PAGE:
Hezbollah fires rockets in response to Israeli air strikes

Action by Israeli forces was a reaction to an increase in rocket attacks from Lebanon in recent weeks

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Hezbollah said on Friday that it had launched dozens of rockets towards Israel in response to Israeli air strikes in Lebanon on Thursday, triggering retaliatory shelling from Israel.

The Iran-backed Lebanese group said it had “bombed open lands in the vicinity of Israeli-occupied Shebaa farms with dozens of 122mm rockets”.

A Lebanese army spokesperson told The National that an undetermined number of rockets were launched from the town of Chouaya on Friday morning. The army later said it arrested four people in Chouaya for launching rockets and confiscated the launcher.

No casualties were reported on either side. This is the first serious flare-up in tensions since a cross-border attack in the summer of 2019 and comes after weeks of unclaimed rocket launches from Lebanon into Israel.

Israel responded with shelling over the Lebanese region of Arkoub which ended early afternoon, according to Hezbollah-affiliated media. "We will not let attacks on Israeli civilians go unanswered," the Israeli army said on Twitter.

The shelling caused wildfires in the area, the Lebanese army said.

Hezbollah's rockets triggered sirens in northern Israel and in the Israeli-occupied Golan Heights. Israeli media reported that some of the rockets were intercepted by Israel's Iron Dome defence system.

The Israeli military said sirens sounded in the Upper Galilee in northern Israel, and in the Golan Heights, part of territory Israel captured in the 1967 Middle East war.

In a statement shared with The National, the United Nations Interim Force in Lebanon, which patrols the border area, said that it "detected rocket launches from outside UNIFIL’s area of operations in south Lebanon toward Israeli-occupied Golan" on Friday morning. "This was followed almost immediately by an artillery response from Israel in the Shebaa Farms area."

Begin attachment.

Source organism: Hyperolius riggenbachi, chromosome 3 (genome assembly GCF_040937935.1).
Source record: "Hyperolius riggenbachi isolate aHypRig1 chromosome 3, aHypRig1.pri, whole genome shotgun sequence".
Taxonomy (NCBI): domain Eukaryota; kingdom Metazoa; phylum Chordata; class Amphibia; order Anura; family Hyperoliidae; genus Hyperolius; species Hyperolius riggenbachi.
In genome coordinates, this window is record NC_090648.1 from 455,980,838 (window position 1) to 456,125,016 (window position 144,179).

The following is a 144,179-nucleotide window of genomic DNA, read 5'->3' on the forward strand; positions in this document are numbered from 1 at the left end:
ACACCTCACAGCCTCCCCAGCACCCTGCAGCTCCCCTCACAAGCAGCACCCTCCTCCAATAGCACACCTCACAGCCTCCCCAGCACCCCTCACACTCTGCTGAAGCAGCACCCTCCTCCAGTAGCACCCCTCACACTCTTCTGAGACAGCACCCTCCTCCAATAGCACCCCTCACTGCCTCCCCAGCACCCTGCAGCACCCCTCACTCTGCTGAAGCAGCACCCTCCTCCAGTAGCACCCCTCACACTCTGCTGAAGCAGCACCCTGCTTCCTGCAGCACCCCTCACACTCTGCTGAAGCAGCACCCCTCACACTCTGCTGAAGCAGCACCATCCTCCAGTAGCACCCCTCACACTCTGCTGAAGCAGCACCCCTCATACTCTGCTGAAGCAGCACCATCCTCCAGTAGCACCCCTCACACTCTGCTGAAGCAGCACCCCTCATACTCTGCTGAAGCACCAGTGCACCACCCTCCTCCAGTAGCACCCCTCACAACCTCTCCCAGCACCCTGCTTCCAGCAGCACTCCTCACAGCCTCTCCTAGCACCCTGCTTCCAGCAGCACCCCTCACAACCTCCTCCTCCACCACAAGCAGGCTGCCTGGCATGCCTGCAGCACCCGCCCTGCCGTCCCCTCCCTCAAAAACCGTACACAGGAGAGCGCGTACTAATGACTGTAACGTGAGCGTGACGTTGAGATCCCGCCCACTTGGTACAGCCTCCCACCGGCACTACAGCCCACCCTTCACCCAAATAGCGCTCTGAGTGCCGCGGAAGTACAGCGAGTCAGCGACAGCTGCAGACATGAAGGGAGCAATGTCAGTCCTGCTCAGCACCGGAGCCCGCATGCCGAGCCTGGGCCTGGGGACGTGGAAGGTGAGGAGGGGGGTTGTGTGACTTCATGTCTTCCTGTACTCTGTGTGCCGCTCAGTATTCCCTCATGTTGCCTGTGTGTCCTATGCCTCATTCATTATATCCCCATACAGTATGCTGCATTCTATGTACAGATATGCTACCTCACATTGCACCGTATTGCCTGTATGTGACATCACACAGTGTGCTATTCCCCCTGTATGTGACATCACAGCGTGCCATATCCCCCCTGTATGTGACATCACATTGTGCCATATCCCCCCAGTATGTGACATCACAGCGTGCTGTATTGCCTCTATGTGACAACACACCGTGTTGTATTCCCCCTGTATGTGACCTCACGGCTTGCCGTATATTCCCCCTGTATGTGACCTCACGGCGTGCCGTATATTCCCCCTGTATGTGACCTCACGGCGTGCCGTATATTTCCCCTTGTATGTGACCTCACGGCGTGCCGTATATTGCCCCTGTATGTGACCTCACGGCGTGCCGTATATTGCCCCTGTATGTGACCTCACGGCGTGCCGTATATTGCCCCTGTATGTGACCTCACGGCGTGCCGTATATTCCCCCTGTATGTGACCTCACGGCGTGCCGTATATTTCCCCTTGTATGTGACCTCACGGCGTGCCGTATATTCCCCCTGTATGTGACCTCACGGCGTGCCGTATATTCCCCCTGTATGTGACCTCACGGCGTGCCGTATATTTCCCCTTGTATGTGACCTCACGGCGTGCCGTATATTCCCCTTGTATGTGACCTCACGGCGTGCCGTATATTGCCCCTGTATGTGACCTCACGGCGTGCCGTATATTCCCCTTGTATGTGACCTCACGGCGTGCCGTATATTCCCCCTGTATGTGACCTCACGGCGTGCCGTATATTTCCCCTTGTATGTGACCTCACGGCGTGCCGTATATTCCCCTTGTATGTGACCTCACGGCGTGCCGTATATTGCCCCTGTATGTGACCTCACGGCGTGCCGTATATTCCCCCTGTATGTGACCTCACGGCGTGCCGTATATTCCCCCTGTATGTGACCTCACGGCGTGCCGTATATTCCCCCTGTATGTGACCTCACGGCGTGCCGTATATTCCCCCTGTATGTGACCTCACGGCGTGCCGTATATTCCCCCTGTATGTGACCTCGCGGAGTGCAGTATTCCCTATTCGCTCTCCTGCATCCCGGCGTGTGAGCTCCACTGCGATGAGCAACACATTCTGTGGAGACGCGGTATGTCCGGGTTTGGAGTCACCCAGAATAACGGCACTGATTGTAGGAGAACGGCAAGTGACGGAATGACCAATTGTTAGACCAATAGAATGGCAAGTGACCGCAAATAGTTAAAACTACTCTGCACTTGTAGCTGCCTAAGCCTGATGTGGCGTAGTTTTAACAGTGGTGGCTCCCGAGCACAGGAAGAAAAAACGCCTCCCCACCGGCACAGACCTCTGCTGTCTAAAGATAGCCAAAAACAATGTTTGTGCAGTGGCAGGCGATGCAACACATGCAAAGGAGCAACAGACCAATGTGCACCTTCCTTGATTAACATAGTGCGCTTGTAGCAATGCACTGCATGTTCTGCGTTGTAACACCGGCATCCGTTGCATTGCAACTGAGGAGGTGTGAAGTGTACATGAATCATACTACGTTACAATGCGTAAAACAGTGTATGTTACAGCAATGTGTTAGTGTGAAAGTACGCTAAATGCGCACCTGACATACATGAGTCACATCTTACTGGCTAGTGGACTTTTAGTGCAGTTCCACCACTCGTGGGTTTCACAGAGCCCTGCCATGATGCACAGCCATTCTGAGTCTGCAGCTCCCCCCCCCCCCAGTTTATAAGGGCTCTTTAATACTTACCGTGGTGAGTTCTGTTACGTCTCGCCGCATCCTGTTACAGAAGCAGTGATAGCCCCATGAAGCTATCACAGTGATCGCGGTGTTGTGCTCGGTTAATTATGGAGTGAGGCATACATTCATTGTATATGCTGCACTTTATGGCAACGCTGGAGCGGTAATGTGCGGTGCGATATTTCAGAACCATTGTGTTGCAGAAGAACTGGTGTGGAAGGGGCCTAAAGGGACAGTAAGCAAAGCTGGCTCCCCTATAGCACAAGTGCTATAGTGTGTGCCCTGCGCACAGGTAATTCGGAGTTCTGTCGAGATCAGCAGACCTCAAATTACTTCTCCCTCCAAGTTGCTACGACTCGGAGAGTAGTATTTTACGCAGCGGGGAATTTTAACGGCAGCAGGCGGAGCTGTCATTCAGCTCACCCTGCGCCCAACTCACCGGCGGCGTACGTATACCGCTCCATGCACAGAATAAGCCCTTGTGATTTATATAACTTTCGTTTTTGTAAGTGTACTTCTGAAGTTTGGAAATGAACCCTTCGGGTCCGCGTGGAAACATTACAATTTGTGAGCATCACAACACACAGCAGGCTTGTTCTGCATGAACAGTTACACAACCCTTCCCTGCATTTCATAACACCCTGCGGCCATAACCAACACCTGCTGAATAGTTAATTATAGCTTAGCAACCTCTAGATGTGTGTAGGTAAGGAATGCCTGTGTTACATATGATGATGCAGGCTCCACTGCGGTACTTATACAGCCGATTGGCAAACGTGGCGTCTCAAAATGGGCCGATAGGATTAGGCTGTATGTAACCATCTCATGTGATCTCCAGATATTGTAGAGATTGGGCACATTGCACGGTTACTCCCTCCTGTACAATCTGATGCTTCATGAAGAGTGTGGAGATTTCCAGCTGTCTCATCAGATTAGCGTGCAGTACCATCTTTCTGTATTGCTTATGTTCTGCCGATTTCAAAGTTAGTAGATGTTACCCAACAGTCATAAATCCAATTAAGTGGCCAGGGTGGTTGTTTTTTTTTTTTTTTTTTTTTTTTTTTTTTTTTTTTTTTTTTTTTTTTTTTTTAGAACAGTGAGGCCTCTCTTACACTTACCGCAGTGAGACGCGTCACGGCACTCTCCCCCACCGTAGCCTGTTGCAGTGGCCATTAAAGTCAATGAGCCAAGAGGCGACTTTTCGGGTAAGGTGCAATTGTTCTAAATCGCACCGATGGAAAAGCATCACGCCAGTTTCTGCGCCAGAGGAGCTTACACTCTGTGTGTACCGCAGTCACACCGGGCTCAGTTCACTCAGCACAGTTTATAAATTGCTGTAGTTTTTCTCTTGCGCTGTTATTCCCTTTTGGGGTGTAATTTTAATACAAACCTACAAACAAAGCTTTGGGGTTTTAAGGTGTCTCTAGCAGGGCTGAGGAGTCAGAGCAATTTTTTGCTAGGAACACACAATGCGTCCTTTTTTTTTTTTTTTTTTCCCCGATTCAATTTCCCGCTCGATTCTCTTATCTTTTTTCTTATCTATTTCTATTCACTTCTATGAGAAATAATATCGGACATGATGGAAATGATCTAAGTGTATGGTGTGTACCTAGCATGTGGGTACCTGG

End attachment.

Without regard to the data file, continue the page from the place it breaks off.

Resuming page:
"This is a very dangerous situation, with escalatory actions seen on both sides over the past two days," the statement added. "UNIFIL calls on the parties to cease fire and maintain calm so we can begin an investigation."

Former prime minister Saad Hariri took aim at Hezbollah without naming the party, saying "south Lebanon should not be used as a platform to settle regional conflicts".

"Lebanon is not part of the Iranian-Israeli clash in the Gulf of ​​Oman, and the state, with its legitimate military and security forces, is responsible for protecting citizens and upholding sovereignty," the Future Movement leader said.

Caretaker prime minister Hassan Diab urged the UN to pressure Israel to halt its violations of Lebanese sovereignty and international resolutions, saying he engaged in talks to contain the situation.

Residents of Chouaya stopped Hezbollah militants passing through the town in the late morning after rockets were fired at Israel. Videos of the incident widely shared on social media show villagers blocking a truck loaded with rockets.

In a statement, Hezbollah confirmed that "when resistance fighters returned from their work and were passing through the region of Chouaya in the district of Hasbaya, a number of citizens objected to them".

Hezbollah said that it was careful to not expose the Lebanese to harm during "its work".

But videos of the incident seem to indicate that locals from the majority Druze town were angered because they felt that Hezbollah was exposing them to harm.

"They don't like their villages to be targets," said Makram Rabah, a history professor at the American University of Beirut.

Hezbollah, which claims to represent Lebanon's Shiite Muslim population, is the strongest political force in south Lebanon.

Druze leader Walid Joumblatt told The National that he was mediating with Hezbollah following the incident.

"We need calm," he said. "It wasn't the moment to fire rockets near a Druze village towards Israeli positions."

On Thursday, Israeli fighter jets struck deep inside Lebanese territory for the first time since the month-long war between Hezbollah and Israel in the summer of 2006.

Lebanese media reported that the Israeli jets struck twice in an uninhabited area close to the town of Mahmoudieh in south Lebanon.

Lebanese President Michel Aoun said the attack signalled Israel’s “escalatory and aggressive intentions”.

Updated: August 06, 2021, 4:59 PM